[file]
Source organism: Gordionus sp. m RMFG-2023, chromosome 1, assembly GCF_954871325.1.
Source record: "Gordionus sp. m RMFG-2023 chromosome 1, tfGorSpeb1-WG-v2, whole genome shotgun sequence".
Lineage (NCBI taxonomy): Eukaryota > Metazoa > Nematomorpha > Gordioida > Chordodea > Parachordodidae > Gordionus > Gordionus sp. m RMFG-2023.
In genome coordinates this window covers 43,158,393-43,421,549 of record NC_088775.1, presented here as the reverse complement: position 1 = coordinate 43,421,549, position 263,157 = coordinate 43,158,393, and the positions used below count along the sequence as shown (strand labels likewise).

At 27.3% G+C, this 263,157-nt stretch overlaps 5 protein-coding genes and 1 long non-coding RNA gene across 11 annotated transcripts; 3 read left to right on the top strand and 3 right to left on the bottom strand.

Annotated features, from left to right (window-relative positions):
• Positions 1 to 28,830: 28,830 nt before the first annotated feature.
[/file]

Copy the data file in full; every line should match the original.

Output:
Source organism: Gordionus sp. m RMFG-2023, chromosome 1, assembly GCF_954871325.1.
Source record: "Gordionus sp. m RMFG-2023 chromosome 1, tfGorSpeb1-WG-v2, whole genome shotgun sequence".
Lineage (NCBI taxonomy): Eukaryota > Metazoa > Nematomorpha > Gordioida > Chordodea > Parachordodidae > Gordionus > Gordionus sp. m RMFG-2023.
In genome coordinates this window covers 43,158,393-43,421,549 of record NC_088775.1, presented here as the reverse complement: position 1 = coordinate 43,421,549, position 263,157 = coordinate 43,158,393, and the positions used below count along the sequence as shown (strand labels likewise).

At 27.3% G+C, this 263,157-nt stretch overlaps 5 protein-coding genes and 1 long non-coding RNA gene across 11 annotated transcripts; 3 read left to right on the top strand and 3 right to left on the bottom strand.

Annotated features, from left to right (window-relative positions):
• Positions 1 to 28,830: 28,830 nt before the first annotated feature.